- Year end is coming. And for active traders, that may mean having to take a few extra steps in order to get ready for tax season. Dugan Batten is a High Net Worth Planner for TD Wealth. And he's here with a list of things to think about. Dugan, let's run through that list. I think first one, most important, is to determine whether or not you are in the business of trading or not. So what does that mean? And why is that important?
- It is an important one. And it's based on CRA's perception of you as an investor. So if you're an investor and you sell an investment for a gain, that's a capital gain, and 50% of it's taxable. If CRA determines that you're actually in the business of trading-- and this is going to be the case, or may be the case if you are buying and selling stock frequently or you're not holding on to investments for very long-- then they may treat you as-- treat that gain as a business gain, which is the 100% taxable.
Now, it's not all so bad because if you have losses and you're in the business of trading, those losses can be offset 100% on any type of income, whereas with a capital loss, you can only deduct it 50% and can only offset capital gains.
- OK, let's talk about tax-loss selling. What do we need to be careful of?
- So tax loss-selling is a tax strategy that a lot of investors are undertaking this time of year. And it's not because you can only do it this time of year. You can do it throughout the year. It's because people-- or investors know how many capital gains-- or how much their capital gains are that they've accumulated throughout the year. And so they're trying to do some tax planning to offset those gains. And so you would look at your portfolio and see if there's any investments that you can dispose of at a loss to offset those gains.
Now, there's three things you need to be cognizant of. The first is the settlement date and the trade date. Those are two different dates, and you want them to occur prior to year end. The second is you can only do the strategy in taxable accounts, so your non-registered investment accounts. It doesn't work in your RSP. And it doesn't work in your tax-free savings account. And then the third is you don't want to stumble upon the superficial loss rules.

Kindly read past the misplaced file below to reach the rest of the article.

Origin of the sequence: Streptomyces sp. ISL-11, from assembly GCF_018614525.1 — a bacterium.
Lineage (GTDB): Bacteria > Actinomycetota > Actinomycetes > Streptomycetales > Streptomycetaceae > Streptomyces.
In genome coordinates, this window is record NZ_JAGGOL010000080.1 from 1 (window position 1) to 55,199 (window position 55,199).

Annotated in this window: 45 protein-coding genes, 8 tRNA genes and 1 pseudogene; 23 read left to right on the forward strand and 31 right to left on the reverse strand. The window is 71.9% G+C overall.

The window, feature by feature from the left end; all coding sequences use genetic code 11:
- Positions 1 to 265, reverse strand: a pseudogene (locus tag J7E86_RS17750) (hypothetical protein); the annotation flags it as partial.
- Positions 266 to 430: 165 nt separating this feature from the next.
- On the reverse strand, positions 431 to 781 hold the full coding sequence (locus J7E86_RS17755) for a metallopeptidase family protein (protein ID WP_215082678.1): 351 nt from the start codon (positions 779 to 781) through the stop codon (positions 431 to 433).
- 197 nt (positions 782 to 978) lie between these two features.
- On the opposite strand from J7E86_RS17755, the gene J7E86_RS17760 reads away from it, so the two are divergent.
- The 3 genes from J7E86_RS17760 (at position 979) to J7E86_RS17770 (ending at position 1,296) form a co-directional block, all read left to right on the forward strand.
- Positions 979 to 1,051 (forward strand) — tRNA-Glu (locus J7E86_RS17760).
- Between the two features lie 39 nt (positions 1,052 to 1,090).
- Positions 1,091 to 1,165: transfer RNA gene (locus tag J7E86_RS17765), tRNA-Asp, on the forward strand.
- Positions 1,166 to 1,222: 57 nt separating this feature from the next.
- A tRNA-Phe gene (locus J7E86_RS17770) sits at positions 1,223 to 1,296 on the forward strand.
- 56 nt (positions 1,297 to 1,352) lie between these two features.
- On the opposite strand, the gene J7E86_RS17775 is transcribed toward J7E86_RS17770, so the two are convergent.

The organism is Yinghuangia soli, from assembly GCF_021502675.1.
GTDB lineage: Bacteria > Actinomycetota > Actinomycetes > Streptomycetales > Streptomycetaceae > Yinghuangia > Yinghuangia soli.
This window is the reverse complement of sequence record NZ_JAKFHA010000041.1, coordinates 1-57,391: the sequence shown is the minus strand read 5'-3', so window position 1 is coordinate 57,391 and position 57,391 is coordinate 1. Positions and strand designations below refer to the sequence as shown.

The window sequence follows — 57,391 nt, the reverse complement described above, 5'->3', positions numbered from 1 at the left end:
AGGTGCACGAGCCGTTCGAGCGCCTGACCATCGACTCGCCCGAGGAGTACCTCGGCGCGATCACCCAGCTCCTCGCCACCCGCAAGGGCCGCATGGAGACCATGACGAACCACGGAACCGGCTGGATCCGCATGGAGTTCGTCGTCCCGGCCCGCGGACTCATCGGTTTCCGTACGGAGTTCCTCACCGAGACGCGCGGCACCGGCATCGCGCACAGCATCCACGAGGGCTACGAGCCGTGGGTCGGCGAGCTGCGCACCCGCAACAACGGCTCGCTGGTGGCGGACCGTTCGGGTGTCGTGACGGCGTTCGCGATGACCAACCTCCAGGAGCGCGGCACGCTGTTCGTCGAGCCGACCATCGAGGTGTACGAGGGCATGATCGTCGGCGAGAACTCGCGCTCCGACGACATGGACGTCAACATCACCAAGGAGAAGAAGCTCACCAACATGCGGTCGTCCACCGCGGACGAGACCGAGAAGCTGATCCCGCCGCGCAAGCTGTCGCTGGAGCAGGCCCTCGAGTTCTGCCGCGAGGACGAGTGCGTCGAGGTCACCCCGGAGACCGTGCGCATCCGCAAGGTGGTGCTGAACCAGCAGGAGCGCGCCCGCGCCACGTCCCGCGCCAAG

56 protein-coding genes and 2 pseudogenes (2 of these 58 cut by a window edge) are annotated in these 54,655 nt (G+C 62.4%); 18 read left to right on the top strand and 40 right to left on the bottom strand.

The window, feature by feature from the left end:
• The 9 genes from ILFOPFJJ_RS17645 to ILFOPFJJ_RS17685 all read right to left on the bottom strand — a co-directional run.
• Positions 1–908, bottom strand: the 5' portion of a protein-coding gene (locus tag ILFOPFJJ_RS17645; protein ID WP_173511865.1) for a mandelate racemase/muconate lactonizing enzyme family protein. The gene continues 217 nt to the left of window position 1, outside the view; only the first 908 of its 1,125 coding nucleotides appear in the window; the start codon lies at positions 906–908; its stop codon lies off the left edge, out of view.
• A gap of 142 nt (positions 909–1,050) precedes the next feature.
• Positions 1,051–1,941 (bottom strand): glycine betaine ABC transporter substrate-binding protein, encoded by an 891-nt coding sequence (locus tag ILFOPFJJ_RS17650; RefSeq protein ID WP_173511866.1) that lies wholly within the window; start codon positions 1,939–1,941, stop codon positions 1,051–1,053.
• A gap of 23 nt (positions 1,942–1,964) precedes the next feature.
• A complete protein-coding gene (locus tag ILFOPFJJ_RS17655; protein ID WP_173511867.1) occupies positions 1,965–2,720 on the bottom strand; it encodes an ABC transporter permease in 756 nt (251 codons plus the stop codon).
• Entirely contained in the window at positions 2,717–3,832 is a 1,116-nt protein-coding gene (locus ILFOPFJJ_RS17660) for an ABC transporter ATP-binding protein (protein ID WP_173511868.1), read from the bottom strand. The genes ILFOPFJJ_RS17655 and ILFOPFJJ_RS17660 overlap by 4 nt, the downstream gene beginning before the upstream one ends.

OK, so let's talk about the superficial loss rule. Remind us, how does that work?
- So say I disposed of an investment for a loss and then I reacquired that same investment within 30 days. That's when the superficial loss rules kick in. And they would deny my loss and add my cost base by my original investment. And so this applies not only if I re-acquire the investment, but it also applies to my spouse, and if I have a corporation that I control, that as well.
- OK. And what about the possibility of transferring a capital loss to your spouse?
- Yeah, this is a strategy where you're actually trying to fit into the superficial loss rules. And I'll give you an example so that it's a little more simple to understand. So say I have this large capital gain that I would like to offset, only that I don't have any investments that have an unrealized loss that I can offset it-- fortunately, for me. But my wife does.
And so she has this investment that is underwater. And so the strategy is she would sell it to me for the fair value price, so whatever the stock price is today. And then, on her tax return, when she records that sale, she'll actually elect out of the automatic transfer cost that we would normally get, as we're spouses. And so I would take that investment. And then I'd wait 30 days, because I don't want to be subject to the superficial loss rules again. I'd wait 30 days, and dispose of it, and offset my gains with that loss.
- Dugan, you're also watching President-elect Biden's plans on the US estate tax exemptions. Why?
- Yeah, the US estate tax, for those of you who aren't familiar with it, are similar to our probate fees here, in that they are based on the assets we hold at death. And it's based on the fair value. And so the US estate taxes-- that tax is up to 40%, so it's quite a hefty hit. And so in order to be subject to it, you need to meet two criteria, the first being you own US sided assets-- so US investments, US real estate-- in excess of $60,000 US. And so it's not hard to hit.
The second criteria is an exemption limit. So if you're above this limit or this threshold, you're subject to the tax. If you're below it, you're not. And what it does is it looks at your worldwide estate-- so all your US assets, your Canadian assets, European, whatever it is. And so when Trump was in, he doubled that threshold to $11 and 1/2 million, as it is today. And what I'm watching Biden-- is if that limit is going to be reduced, because when Obama was in power, it was $5 million US.
And then there's also talk that Biden might even reduce it further back to what it was in 2009, and that was $3 and 1/2 million US. And so I'm watching this closely because this could apply to a lot more people now.
- Dugan, thanks very much for your time.
- You're welcome.
- That's Dugan Batten, High Net Worth Planner with TD Wealth.